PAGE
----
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Amplitude vs Frequency ?

  1. Jun 11, 2012 #1
    I know in classical physics we calculate the energy based on the Amplitude.
    I also know we calculate the energy in QM based on Frequency.
    I know also that it was experimentally deduced that it is the freq. based on the photo electric effect...and so on...

    What I'm interested is in the connection ? Why ?
    Energy: Does the quantum(freq) averages over the myriad of atoms to become classical effect (amplitude) ? OR there is no connection ?

    Does the meaning of ENERGY in micro and macro world in those two cases have different meaning ?
  2. jcsd
  3. Jun 11, 2012 #2
    Consider an em-wave to be specific.
    In QM, the Energy-Frequency relation is the relation for a single photon. What is classically the amplitude becomes the number of photons in QM (which is then related to the field amplitude in quantum field theory).
  4. Jun 11, 2012 #3
    Here is something that used to confuse me. Quantum mechanics became clearer to me when I realized that it was amplitude that was actually being quantized, not frequency.
    Frequency is a quantity that can be discrete even in classical physics. The fundamental and overtone frequencies of a plucked string with fixed ends are separated by finite quantities, for example. Furthermore, one could get discrete energy levels in an atoms by making the assumption that the electron is a coupled harmonic oscillator. One doesn't absolutely need quantum mechanics to explain energy levels in atoms.
    Amplitude is a quantity that is always continuous in classical physics. The amplitude is discrete in quantum mechanics, not classical physics. The theory of quantum mechanics started with the realization that amplitudes of waves can be discrete. The word quantization was first applied not to frequencies, but to amplitudes.
    The square of the amplitude of a wave is proportional to the energy density. Therefore, discrete values of energy imply discrete values of amplitude and vica versa. The discrete states of energy are separated by steps approximately equal to Planck's constant times the frequency. However, the frequency itself is determined by the parameters of the harmonic oscillator. The calculation of the frequency can be done using Newton's Laws, or maybe Einstein's relativity.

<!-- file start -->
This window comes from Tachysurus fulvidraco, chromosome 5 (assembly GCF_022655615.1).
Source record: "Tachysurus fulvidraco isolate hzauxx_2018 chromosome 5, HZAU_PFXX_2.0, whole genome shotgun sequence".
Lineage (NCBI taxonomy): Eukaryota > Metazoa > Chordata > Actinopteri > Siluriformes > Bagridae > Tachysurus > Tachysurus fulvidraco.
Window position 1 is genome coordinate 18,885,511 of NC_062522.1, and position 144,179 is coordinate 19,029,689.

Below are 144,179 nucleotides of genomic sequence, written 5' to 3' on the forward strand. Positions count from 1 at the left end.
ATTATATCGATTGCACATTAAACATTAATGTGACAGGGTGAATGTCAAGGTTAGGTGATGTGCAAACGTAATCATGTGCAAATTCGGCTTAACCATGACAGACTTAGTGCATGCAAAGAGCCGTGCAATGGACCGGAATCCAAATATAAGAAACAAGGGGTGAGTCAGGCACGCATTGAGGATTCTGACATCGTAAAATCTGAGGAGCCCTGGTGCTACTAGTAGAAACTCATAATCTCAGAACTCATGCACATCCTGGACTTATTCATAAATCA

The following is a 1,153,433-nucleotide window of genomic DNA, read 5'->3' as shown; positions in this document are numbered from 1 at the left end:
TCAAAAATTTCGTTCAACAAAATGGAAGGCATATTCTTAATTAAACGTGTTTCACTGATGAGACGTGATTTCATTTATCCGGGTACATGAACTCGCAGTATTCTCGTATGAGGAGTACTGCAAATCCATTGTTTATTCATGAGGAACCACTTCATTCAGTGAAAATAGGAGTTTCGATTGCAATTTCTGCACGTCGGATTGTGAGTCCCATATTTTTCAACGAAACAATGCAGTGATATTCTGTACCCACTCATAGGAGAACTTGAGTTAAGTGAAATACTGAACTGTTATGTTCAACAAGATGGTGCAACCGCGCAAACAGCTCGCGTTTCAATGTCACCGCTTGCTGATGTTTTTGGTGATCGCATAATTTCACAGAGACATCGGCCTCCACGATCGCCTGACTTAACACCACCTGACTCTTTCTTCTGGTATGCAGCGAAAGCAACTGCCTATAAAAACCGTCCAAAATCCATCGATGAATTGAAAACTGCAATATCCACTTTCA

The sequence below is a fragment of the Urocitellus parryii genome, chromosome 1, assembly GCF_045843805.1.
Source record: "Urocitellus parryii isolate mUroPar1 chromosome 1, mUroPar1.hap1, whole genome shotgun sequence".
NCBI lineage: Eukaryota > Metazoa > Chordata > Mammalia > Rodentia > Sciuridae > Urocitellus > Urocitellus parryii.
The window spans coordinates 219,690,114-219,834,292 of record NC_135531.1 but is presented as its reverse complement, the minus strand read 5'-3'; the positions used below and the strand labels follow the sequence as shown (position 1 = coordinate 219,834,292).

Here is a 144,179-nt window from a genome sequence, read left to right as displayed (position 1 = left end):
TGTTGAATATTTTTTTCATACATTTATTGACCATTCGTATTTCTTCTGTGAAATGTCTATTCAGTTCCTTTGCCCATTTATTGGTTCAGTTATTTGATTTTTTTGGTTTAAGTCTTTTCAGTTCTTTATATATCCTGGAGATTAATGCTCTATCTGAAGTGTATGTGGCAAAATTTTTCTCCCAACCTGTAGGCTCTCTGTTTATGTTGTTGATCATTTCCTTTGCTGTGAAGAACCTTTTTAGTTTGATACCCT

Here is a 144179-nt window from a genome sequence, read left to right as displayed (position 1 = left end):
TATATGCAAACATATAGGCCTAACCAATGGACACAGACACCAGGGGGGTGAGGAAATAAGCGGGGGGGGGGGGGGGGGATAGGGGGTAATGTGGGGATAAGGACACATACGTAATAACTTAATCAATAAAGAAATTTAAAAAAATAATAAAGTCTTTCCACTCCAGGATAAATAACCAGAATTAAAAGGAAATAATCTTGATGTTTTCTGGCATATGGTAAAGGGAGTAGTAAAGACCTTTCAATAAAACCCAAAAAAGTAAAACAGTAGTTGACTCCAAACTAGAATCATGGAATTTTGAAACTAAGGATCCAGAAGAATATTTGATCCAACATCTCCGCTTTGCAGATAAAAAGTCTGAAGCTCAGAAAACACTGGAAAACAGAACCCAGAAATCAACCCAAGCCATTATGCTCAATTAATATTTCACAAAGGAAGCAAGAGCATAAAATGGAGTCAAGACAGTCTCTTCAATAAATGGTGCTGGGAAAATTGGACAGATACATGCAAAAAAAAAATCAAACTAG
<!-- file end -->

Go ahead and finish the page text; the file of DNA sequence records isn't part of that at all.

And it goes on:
The wave particle duality has several equivalent ways to visualize it. One is what is taught in introductory courses. The square of the wave amplitude is proportional to the probability of detecting a particle there. However, there is another way to visualize the duality. One can visualize the quantized wave as a wave where the possible amplitudes are discrete instead of continuous. The descrete steps in amplitude are determined by the "de Broglie" relations.
    One of the tricks in analyzing a quantum mechanical system is being able to separate the quantization of frequency from the quantization of amplitude.
    Planck's analysis of the black body radiation spectrum used the assumption that the electrons in the atoms were attached to the nucleus as harmonic oscillators. It wasn't important what the frequency of that harmonic oscillator was. Up to this point, the problem was classical. The breakthrough occurred when Planck realized that the amplitude of this harmonic oscillator could only change in discrete steps. This was completely new. The assumption that the amplitude could change in discrete steps was the start of quantum mechanics.
    Einstein made a contribution by the realization that quantized amplitudes were equivalent to particles. He found that by visualizing light as being a very weird type of particle (i.e., the photon), one could get the same results as if the electromagnetic wave changed in discrete steps. However, these photons were not like the corpuscles of Newton. They are constructs that came about due to the quantization of the light wave's amplitude.
    Both ways to visualize quantum mechanics are counter-intuitive. However, physicists actually started developing quantum mechanics using the quantized amplitude picture. I think that the quantized amplitude picture is easier to use when phonons are involved. Phonons can be visualized as particles, but then one has to figure out what to do with the atoms that carry the vibrations. However, that is my preference. The two ways of visualizing it are equivalent.
    To summarize: Quantization can be visualized two ways.
    1) Wave-particle duality: One can imagine a particle that is somehow equivalent to a wave.
    2) Amplitude quantization: One can imagine a wave with an amplitude that is only allowed to change in discrete steps.
  5. Jun 12, 2012 #4
    It is true for any oscillating motion. The total energy of any wave (i.e. a sound wave) is proportional to the frequency and the squared amplitude.
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